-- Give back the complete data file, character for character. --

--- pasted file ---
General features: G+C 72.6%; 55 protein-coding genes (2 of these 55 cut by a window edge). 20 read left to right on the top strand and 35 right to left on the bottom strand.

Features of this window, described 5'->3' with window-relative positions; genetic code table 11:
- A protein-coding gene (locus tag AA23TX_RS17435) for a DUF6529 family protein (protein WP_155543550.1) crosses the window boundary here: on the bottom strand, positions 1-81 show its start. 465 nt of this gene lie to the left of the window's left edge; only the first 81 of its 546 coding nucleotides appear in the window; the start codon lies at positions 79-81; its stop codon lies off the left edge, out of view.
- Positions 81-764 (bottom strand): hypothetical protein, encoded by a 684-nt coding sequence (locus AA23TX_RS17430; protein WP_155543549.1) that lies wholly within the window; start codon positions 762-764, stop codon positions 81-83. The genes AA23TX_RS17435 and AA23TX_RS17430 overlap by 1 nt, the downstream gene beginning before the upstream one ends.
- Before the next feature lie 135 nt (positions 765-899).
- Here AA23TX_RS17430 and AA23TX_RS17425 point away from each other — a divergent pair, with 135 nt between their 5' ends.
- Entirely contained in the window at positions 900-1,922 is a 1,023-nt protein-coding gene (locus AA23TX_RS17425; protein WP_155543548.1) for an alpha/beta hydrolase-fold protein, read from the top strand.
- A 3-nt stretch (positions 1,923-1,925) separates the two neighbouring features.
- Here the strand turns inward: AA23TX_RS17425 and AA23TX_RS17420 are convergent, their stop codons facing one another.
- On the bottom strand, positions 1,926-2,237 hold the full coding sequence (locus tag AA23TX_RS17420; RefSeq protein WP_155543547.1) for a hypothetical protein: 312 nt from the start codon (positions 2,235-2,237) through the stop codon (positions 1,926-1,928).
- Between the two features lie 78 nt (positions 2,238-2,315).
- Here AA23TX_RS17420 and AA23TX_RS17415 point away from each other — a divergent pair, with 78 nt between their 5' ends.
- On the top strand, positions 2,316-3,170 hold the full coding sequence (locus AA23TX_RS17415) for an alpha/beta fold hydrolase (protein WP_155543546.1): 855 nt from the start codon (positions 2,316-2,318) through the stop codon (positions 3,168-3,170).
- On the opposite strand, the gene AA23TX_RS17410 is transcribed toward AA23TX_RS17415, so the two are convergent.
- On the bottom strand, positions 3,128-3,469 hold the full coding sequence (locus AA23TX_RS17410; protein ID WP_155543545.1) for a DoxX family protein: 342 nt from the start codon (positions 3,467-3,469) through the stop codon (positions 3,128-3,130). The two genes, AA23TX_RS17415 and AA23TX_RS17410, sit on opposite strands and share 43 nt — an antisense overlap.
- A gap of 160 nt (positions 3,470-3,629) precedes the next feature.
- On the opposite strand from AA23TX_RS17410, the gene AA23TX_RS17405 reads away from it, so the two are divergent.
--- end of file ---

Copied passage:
General features: G+C 72.6%; 55 protein-coding genes (2 of these 55 cut by a window edge). 20 read left to right on the top strand and 35 right to left on the bottom strand.

Features of this window, described 5'->3' with window-relative positions; genetic code table 11:
- A protein-coding gene (locus tag AA23TX_RS17435) for a DUF6529 family protein (protein WP_155543550.1) crosses the window boundary here: on the bottom strand, positions 1-81 show its start. 465 nt of this gene lie to the left of the window's left edge; only the first 81 of its 546 coding nucleotides appear in the window; the start codon lies at positions 79-81; its stop codon lies off the left edge, out of view.
- Positions 81-764 (bottom strand): hypothetical protein, encoded by a 684-nt coding sequence (locus AA23TX_RS17430; protein WP_155543549.1) that lies wholly within the window; start codon positions 762-764, stop codon positions 81-83. The genes AA23TX_RS17435 and AA23TX_RS17430 overlap by 1 nt, the downstream gene beginning before the upstream one ends.
- Before the next feature lie 135 nt (positions 765-899).
- Here AA23TX_RS17430 and AA23TX_RS17425 point away from each other — a divergent pair, with 135 nt between their 5' ends.
- Entirely contained in the window at positions 900-1,922 is a 1,023-nt protein-coding gene (locus AA23TX_RS17425; protein WP_155543548.1) for an alpha/beta hydrolase-fold protein, read from the top strand.
- A 3-nt stretch (positions 1,923-1,925) separates the two neighbouring features.
- Here the strand turns inward: AA23TX_RS17425 and AA23TX_RS17420 are convergent, their stop codons facing one another.
- On the bottom strand, positions 1,926-2,237 hold the full coding sequence (locus tag AA23TX_RS17420; RefSeq protein WP_155543547.1) for a hypothetical protein: 312 nt from the start codon (positions 2,235-2,237) through the stop codon (positions 1,926-1,928).
- Between the two features lie 78 nt (positions 2,238-2,315).
- Here AA23TX_RS17420 and AA23TX_RS17415 point away from each other — a divergent pair, with 78 nt between their 5' ends.
- On the top strand, positions 2,316-3,170 hold the full coding sequence (locus AA23TX_RS17415) for an alpha/beta fold hydrolase (protein WP_155543546.1): 855 nt from the start codon (positions 2,316-2,318) through the stop codon (positions 3,168-3,170).
- On the opposite strand, the gene AA23TX_RS17410 is transcribed toward AA23TX_RS17415, so the two are convergent.
- On the bottom strand, positions 3,128-3,469 hold the full coding sequence (locus AA23TX_RS17410; protein ID WP_155543545.1) for a DoxX family protein: 342 nt from the start codon (positions 3,467-3,469) through the stop codon (positions 3,128-3,130). The two genes, AA23TX_RS17415 and AA23TX_RS17410, sit on opposite strands and share 43 nt — an antisense overlap.
- A gap of 160 nt (positions 3,470-3,629) precedes the next feature.
- On the opposite strand from AA23TX_RS17410, the gene AA23TX_RS17405 reads away from it, so the two are divergent.